The reason for that chemistry is kind of mystifying.  Lauren may have set a new standard for this show in terms of neediness.  Can she really be a black belt in Tae Kwon Do?! She was constantly freaking out about where she stood with him and the fact that he was dating other women.  And Arie was always there to reassure her. Arie and Lauren made me think of Chandler and Monica from Friends.



Monica acknowledged that she was high-maintenance.  And Chandler declared that he liked maintaining her.


In contrast, Becca’s much more independent (she’ll be a rock star as The Bachelorette).  Arie said he saw them as a team and he considered her someone he could lean on. There was a key moment in Peru when Arie’s family debriefed their time with Lauren and Becca.  


His parents and siblings all noted the obvious—that Becca seemed like a better fit for him in terms being confident, assertive, and having an adventurous spirit.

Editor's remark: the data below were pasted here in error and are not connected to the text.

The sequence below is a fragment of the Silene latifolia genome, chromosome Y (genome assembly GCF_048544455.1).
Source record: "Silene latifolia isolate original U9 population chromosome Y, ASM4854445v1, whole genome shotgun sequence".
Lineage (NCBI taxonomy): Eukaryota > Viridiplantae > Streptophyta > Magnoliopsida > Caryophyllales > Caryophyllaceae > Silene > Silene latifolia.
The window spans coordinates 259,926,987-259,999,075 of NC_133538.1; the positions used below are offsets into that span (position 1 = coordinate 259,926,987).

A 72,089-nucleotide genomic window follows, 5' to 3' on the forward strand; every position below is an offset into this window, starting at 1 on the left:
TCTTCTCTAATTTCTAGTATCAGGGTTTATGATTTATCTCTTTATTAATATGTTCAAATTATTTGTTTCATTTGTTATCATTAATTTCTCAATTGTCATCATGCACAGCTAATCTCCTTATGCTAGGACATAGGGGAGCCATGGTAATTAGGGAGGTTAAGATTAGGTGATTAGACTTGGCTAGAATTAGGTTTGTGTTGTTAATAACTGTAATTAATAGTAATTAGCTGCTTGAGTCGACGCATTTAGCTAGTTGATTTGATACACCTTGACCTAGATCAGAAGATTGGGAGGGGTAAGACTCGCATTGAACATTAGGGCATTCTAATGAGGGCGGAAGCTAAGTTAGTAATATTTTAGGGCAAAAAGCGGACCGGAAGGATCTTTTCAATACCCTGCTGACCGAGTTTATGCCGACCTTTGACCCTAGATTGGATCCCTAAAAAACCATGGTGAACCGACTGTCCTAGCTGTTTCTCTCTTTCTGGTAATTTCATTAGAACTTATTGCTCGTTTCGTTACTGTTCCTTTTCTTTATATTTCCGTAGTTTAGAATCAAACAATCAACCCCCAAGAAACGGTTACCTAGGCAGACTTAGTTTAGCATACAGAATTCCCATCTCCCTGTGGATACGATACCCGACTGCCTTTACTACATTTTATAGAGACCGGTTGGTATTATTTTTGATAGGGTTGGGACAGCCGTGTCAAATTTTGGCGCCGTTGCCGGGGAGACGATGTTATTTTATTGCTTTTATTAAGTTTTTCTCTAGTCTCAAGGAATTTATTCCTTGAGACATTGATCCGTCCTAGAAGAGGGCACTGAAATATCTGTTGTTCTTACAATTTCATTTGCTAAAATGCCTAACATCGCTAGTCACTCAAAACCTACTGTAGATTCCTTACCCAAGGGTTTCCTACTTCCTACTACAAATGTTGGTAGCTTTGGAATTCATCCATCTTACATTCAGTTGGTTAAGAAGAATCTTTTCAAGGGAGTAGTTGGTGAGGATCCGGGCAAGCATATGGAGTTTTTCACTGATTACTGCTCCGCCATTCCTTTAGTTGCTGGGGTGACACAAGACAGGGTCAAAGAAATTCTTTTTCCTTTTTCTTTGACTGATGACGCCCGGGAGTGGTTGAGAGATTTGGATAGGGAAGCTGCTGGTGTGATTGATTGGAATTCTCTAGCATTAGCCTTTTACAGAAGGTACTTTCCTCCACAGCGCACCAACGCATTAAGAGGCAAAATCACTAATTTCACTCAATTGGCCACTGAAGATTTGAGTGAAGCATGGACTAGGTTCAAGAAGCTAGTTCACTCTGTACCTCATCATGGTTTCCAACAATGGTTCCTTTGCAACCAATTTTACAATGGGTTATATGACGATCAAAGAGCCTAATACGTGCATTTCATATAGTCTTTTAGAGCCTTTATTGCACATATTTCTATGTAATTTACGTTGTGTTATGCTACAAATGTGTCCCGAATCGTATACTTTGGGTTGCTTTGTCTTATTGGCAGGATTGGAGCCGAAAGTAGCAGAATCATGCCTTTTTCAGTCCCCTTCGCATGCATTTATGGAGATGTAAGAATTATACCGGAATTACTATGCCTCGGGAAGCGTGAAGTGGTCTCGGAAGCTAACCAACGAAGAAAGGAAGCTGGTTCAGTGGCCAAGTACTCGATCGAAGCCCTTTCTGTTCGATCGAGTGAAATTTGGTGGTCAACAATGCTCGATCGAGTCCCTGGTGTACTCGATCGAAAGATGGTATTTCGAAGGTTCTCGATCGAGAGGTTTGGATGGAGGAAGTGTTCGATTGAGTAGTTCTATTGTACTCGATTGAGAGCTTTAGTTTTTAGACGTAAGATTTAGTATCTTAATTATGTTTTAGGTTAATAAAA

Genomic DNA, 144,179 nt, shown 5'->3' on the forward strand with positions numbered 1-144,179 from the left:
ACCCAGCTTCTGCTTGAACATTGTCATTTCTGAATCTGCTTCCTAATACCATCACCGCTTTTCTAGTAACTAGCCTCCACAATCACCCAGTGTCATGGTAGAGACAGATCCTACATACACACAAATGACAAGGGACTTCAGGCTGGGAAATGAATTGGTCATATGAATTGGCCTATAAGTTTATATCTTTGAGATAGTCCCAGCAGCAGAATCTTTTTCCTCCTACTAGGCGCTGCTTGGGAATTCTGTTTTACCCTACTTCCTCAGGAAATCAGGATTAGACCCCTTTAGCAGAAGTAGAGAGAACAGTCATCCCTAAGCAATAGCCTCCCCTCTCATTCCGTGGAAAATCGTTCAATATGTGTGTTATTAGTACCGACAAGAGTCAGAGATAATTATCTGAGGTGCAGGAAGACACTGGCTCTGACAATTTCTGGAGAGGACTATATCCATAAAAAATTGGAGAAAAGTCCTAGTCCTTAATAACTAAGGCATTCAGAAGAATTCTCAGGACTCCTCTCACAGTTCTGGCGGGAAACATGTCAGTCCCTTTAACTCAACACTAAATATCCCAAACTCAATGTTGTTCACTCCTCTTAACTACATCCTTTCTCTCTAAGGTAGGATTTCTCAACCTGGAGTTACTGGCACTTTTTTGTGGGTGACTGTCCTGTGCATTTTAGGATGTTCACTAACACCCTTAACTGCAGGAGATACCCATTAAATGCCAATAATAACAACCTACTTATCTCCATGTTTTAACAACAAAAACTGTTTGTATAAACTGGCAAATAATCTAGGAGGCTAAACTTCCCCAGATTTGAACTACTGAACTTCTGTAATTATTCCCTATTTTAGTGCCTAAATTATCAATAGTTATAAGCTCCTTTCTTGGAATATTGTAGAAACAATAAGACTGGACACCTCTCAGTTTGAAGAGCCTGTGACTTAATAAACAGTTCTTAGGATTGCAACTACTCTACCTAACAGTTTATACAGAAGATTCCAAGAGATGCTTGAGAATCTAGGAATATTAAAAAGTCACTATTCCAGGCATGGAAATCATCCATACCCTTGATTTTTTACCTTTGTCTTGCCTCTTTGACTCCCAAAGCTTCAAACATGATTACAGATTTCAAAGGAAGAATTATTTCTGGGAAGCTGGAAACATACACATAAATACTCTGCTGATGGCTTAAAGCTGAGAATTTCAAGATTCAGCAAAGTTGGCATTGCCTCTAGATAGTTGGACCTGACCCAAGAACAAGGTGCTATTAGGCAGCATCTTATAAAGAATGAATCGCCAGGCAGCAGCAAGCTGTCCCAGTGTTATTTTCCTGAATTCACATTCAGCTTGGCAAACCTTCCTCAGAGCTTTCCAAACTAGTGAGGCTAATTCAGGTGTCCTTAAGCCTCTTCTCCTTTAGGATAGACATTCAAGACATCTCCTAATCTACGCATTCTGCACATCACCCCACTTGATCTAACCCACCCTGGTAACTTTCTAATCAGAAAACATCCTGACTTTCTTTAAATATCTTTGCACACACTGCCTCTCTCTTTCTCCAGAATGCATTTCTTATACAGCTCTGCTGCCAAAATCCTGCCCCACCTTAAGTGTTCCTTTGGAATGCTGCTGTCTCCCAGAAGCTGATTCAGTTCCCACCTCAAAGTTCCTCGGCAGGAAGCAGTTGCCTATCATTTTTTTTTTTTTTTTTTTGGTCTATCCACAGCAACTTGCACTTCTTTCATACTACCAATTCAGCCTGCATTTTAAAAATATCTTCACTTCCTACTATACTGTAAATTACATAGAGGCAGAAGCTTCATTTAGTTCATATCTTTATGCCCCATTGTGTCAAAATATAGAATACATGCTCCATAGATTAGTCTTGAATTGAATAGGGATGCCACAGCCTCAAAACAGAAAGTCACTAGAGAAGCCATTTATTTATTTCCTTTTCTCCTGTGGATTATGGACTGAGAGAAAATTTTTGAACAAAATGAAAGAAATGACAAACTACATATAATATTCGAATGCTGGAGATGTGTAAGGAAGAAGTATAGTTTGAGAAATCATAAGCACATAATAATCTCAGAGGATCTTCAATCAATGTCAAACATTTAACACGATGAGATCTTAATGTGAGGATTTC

Arie’s face said it all—he was disappointed to hear all that. He wanted Lauren.


Arie Luyendyk Jr. earned the nickname of ‘The Kissing Bandit,’ showcased in this public display of affection with winner, Lauren.


All this begs the question of how confident and secure a person Arie is, the fact that he is a race car driver notwithstanding.  He may have loved Becca, and he tried out an engagement with her for a few weeks, but at the end of the day, he was irrevocably drawn to the demure and frail Lauren.  Did Becca make him feel bad about himself? Is he a guy who really needs to be needed? A little of both?


What was truly shocking to me was not that Arie pulled the Mesnick switcheroo, but how he did it.  Becca showed up in Los Angeles, giddy about spending a weekend with her fiancé.  Then Arie arrived and lowered the boom. All of this was filmed by a crew with two cameras so that Bachelor Nation could watch it all play out via split screen, unedited.